‘It’s just a dog’, woman tells animal shelter volunteer as she allegedly drives off after hitting dog

Mr Ong Ren Qin with Sayang, a dog that was injured in the accident. The car (right) that allegedly drove over Sayang.
Mr Ong Ren Qin with Sayang, a dog that was injured in the accident. The car (right) that allegedly drove over Sayang.PHOTOS: COURTESY OF ONG REN QIN AND PERLE NG

SINGAPORE (THE NEW PAPER) - For about 1½ hours on Sunday (Oct 23), they searched desperately for Sayang, a dog that had bolted into the jungle after a hit-and-run accident in Pasir Ris.

About 10 animal shelter volunteers spread out, covering a nearby forested area and construction site calling out for the injured dog.

But when they spotted Sayang in a drain, it ran off again.

The dog finally responded to the call of its close companion, Mr Ong Ren Qin, 27, and returned to the Animal Lovers League (ALL) shelter in Pasir Ris Farmway 3.

Sayang’s saga went viral on Sunday after two Facebook posts made by ALL and its volunteer, Ms Lixin Tan, alleged that the female driver who ran over the dog told another volunteer that “it’s just a dog” and uttered an expletive before driving off.

The posts each gleaned over 4,000 and 15,000 shares.

The accident occurred at around 10.45am, after the unleashed dog slipped through the shelter’s open gate, where volunteers were congregating before their weekly walks with the dogs.

ALL co-founder Cathy Strong told The New Paper “He’s always been very impatient and just couldn’t wait his turn and slipped out unnoticed. He likes leading the pack.”

A witness who wanted to be known as Ms Zheng, 22, said that Sayang wanted to cross the road back to the shelter when it was hit.

Ms Zheng said: “I saw the car slowing down, so Sayang continued crossing but the car did not stop. He was underneath for about 2 to 3 seconds and I shouted for the car to stop.”

When it stopped, Sayang managed to free itself from under the car and dashed towards a nearby construction area.

Ms Zheng gave chase but could only see a glimpse of Sayang running into big pipes.

The driver told a volunteer “it’s just a dog”, before uttering an expletive, said Ms Zheng.

The driver stopped for about a minute before driving off.

Volunteer Perle Ng, 21, said: “The volunteer (who was told off) asked the driver to wait while she got Cathy who was in the shelter. The driver told her she would wait.”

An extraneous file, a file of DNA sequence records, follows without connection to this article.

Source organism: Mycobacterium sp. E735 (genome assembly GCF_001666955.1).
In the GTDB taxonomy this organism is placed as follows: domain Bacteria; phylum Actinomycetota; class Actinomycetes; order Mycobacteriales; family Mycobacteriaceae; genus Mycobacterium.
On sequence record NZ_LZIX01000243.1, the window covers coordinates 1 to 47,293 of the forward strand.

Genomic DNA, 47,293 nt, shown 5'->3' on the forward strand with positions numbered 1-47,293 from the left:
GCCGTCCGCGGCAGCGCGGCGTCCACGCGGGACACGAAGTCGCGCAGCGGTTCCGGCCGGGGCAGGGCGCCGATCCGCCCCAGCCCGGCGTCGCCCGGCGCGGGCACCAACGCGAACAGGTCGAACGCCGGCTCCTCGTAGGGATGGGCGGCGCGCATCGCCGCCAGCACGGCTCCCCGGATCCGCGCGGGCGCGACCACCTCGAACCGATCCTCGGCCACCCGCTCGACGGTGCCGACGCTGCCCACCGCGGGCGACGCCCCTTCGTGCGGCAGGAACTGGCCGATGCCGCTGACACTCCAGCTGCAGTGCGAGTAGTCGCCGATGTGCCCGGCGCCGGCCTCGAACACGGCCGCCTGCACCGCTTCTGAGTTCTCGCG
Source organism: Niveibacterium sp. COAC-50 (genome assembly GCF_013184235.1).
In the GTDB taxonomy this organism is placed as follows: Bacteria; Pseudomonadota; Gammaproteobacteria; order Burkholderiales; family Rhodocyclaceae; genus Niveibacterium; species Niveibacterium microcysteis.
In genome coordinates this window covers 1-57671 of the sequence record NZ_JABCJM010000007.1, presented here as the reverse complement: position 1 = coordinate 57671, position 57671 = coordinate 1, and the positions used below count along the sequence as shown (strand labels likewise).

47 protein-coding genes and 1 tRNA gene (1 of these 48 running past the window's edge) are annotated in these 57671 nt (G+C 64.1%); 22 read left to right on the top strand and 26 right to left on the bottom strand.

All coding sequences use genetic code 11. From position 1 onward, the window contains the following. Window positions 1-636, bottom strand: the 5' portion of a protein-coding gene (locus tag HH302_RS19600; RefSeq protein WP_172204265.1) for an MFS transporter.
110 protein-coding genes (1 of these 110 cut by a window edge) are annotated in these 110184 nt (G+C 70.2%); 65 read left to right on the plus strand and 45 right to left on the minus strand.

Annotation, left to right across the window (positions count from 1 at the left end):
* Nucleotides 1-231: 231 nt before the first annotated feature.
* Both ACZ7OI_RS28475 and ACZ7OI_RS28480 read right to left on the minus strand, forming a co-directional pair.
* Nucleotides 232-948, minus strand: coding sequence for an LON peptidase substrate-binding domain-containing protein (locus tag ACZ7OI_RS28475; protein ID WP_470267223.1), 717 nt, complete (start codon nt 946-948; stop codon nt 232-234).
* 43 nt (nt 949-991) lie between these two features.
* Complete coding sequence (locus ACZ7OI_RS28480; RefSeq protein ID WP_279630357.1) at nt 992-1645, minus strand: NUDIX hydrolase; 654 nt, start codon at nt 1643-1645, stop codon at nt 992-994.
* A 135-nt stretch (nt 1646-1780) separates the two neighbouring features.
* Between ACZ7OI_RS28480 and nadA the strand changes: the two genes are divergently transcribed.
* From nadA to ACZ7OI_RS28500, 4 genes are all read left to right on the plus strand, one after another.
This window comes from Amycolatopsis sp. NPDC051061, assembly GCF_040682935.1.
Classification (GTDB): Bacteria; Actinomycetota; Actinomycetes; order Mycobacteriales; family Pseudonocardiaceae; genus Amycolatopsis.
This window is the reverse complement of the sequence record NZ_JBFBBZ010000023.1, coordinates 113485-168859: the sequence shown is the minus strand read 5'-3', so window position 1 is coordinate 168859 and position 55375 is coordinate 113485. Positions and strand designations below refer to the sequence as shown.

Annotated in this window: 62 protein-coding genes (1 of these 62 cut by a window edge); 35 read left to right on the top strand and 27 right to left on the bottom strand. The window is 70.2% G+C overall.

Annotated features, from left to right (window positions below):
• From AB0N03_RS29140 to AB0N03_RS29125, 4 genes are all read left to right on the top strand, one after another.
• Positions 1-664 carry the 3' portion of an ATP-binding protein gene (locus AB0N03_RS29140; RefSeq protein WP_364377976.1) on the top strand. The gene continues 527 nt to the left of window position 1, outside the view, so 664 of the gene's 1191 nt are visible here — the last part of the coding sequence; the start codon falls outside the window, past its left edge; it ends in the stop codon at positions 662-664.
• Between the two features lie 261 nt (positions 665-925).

That volunteer crossed the road to Ms Ng’s side, and told her to keep an eye on the car.

But the woman drove off soon after.

Recounting the search, Ms Ng said: “He (Sayang) ran into the bushes where it was cordoned off for some construction work. Someone found Sayang in a drain during the search but he ran away again. It was quite hard because the bushes were tall and thick.”

Mr Ong joined the search at 11.30am but headed back to the shelter after about 40 minutes later.

He said: “I started searching at a construction site beside our shelter. We marched through the tall grass and branches but I had a feeling that Sayang was not in those bushes, so I decided to head back to the shelter as Sayang will definitely be waiting for me if he hears my voice.”

He was plagued with worry during the search.

“He is very close to me. We are like best friends — he will respond to me when I call for him, he will sit beside me if I sit in the shelter, he will be the first to welcome me whenever I visit the shelter. He is a wonderful and clever dog.”

Sayang appeared 10 to 15m away from the shelter’s entrance at about 12.15pm.

“I felt relieved when I finally saw him, and he did not appear in a very bad state. I ran after him and he just walked slowly until he sat outside his zone’s gate, waiting for me to open it.”

There were bloodstains around his mouth.

Ms Strong said that after the accident, Sayang appeared visibly traumatised, panting heavily even though it could move about.

Sayang has not been eating and was referred to a veterinarian that night. It is on a drip and will stay there until it starts eating.

Despite that, Ms Strong is confident of Sayang’s recovery.

“He should be okay. He’s a tough boy, and a fat one at that so I think his body mass will prevent too many broken bones.”

Police investigations are ongoing.

Motorists must help if they hit an animal

Motorists are required to help when they hit and injure an animal.

Animals, according to Section 84 of the Road Traffic Act, are horses, cattle, asses, mules, sheep, pigs, goats or dogs.

Failure to stop and help would result in a fine not exceeding $3,000, or a jail term not exceeding 12 months.

Lawyer Satwant Singh said: “It is our duty to stop in the event of an accident. It’s not just whether or not (a motorist) should, but it is his duty.

“People may think that running over a dog won’t matter, but that is actually an offence. So motorists must stop at all time during an accident, even those involving animals.”

Mr Singh said: “The driver shall render assistance and lodge a police report within 24 hours of the accident if the owner of the animal cannot be located or is not at the scene of the accident.”